Black Lives in Music has given evidence on the first day of the Misogyny In Music inquiry, set up by the Women and Equalities Committee.
Chief executive Charisse Beaumont was invited to the hearing after Black Lives in Music (BLiM) released the results and findings of their survey in October 2021 - Being Black in the UK Music Industry Pt. 1 - which Music Week covered extensively. The report set out to capture data on the experiences of music industry professionals and creators, and included specific focus on misogyny in the music industry affecting Black women.
Beaumont was this month added to Music Week’s Women In Music Roll Of Honour for 2022.
In early 2023, BLiM is launching an industry-wide anti-racism code of conduct for the music industry, endorsed by the Independent Standards Authority (ISA), to raise standards and tackle discrimination. It covers issues such as discriminatory behaviour, micro-aggressions, support mechanisms for staff, mandatory anti-racism training, equal pay and contracts, career progression and achieving proportionate representation in the artist, technical and production communities.
During the first day of the inquiry, Charisse Beaumont gave evidence across multiple areas. Firstly, that Black women feel the need to change themselves in order to be accepted within the music industry, referencing the results of BLiM’s 2021 survey: “Out of about 900 women, 70% felt that they needed to change something about themselves to assimilate and be accepted into the music industry, and 43% of Black women had changed something about themselves to be more accepted. One of the comments we received was ‘I wanted to change my name and lighten my skin to be more appealing, to be accepted and fit in and have more opportunities’.”
Beaumont commented on the pay disparity between Black women and the rest of the music industry.
“Black women are discriminated against twice,” she told the committee. “Number one, they're females, number two, they’re Black. That has an effect in terms of their pay - Black women are paid less, 17% less than Black men, 25% less than white women, and 52% less than white men in the industry.”
When discussing whether women face barriers to progression, Beaumont spoke about the lack of female producers within the industry.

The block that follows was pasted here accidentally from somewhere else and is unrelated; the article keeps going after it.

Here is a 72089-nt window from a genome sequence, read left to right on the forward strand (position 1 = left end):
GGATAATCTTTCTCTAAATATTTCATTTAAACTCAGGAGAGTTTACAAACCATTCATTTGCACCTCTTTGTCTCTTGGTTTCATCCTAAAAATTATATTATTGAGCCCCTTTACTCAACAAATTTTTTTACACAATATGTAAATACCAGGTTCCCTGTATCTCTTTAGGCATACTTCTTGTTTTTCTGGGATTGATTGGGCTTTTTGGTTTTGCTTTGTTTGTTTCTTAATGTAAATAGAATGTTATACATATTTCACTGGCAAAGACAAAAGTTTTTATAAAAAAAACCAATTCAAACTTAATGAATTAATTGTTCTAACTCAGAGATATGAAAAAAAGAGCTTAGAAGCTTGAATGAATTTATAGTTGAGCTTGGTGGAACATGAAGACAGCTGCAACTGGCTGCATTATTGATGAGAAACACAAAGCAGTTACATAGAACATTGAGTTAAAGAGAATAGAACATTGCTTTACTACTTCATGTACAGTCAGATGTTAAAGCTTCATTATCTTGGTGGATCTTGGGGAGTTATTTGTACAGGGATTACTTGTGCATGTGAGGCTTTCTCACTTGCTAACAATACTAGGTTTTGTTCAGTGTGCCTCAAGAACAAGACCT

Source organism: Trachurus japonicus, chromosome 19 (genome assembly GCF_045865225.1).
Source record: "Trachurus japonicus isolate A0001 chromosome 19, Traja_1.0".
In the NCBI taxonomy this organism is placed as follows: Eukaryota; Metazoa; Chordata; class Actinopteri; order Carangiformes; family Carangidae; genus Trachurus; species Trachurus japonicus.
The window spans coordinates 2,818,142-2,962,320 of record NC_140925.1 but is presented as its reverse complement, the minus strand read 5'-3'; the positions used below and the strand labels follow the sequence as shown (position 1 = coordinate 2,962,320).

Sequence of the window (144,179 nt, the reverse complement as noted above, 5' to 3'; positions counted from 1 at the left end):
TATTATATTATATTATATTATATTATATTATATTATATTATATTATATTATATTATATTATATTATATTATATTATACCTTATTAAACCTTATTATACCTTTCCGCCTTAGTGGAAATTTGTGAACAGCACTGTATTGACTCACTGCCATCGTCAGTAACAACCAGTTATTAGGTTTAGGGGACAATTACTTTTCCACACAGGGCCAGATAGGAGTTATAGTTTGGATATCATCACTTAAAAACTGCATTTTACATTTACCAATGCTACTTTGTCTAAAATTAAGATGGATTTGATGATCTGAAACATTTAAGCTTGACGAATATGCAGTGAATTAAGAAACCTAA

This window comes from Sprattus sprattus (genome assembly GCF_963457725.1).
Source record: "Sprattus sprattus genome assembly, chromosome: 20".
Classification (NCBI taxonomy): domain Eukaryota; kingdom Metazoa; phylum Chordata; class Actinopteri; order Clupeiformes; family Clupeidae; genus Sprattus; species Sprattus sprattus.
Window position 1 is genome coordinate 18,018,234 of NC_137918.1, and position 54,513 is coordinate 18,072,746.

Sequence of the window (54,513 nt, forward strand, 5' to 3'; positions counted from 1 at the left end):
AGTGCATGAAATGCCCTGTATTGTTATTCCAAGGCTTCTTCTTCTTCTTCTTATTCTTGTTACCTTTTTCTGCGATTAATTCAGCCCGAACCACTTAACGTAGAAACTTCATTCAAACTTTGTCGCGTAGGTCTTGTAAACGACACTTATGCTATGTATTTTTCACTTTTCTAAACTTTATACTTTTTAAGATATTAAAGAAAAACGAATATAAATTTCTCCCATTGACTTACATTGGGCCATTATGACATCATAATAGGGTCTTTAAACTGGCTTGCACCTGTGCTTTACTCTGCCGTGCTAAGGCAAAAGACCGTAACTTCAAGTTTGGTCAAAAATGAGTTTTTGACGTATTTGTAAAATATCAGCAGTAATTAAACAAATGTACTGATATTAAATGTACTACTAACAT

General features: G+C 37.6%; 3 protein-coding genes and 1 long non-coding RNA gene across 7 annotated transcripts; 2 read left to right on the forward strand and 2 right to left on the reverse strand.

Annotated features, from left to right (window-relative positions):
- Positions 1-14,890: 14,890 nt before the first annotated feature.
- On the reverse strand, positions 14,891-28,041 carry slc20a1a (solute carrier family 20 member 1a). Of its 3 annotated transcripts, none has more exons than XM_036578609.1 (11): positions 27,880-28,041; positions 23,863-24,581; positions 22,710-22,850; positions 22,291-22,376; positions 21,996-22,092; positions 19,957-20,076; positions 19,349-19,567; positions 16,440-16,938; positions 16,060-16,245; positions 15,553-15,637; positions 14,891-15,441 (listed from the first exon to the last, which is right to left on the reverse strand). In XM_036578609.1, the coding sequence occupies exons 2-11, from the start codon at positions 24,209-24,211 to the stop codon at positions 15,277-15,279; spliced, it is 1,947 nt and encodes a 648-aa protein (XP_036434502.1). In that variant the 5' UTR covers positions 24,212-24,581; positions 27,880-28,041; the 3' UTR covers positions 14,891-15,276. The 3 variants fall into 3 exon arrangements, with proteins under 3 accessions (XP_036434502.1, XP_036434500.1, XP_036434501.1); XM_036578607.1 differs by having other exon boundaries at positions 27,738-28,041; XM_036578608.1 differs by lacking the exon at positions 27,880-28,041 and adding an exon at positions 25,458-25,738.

“There is a low level of female participation,” she said. “If we're looking at producers, only 2.6% of producers are female. Female producers struggle to find their way to make it in the industry. They study it, they understand it, they are qualified, yet they can't seem to get into the room because of that male white male gaze, because they're seen as not technical.”
Adding to this, Beaumont looked at racism as another roadblock women face: “Barriers to progression could look like racial comments and racial microaggressions. 80% of Black women have experienced racial microaggressions, and 77% of Black women that we surveyed have experienced indirect racism.”
Beaumont brought up the importance of Black women in management in the music industry, citing the success of Little Simz and her team.
“There are women in leadership roles, who are now supporting independent artists, who are taking control of their brands and seeing women from a different perspective,” she said. “Little Simz, a rapper, completely authentic, beautiful, dreadlocks - she's gone on to win a Mercury Music Prize, she's won a BRIT Award. The person that's in charge of her career is a Black woman. And that's because she understands the culture, she understands Simz’ stance, and most importantly, she knows how to market and make someone a success.”
Beaumont called for more support for those affected by the issues, and clarity on the imposition of sanctions for perpetrators.
“The music industry is like the Wild West. There is no central place to report bad behaviour,” she said. “There could be more signposting, more obvious ways of showing that there's going to be a consequence to the perpetrator, and that you're going to be protected and safe."
Closing with Black Lives in Music’s approach to diversifying the music industry, Beaumont explained: “We work with the senior management level, CEOs, to actually help them reach their EDI objectives. We look at governance, marketing and comms, recruitment, retainment and staff, and actually diversifying. Also working on programmes to tackle the grassroots aspect, ensuring there’s pipelines so that young people can get a quality education.
“We work with Black, Asian and ethnically diverse people, ensuring that they have the chance to fulfil their aspirations in the music industry. In terms of EDI programmes, it's not a tick box exercise, and we're seeing some great headway in terms of diversifying our industry. But we are one organisation - there’s a lot that still needs to be done.”
The Misogyny In Music Inquiry also heard evidence from Dr Nicola Puckey (University of Winchester), Dr Cassandra Jones (University of Northumbria) and Dr Rosemary Hill (University of Huddersfield).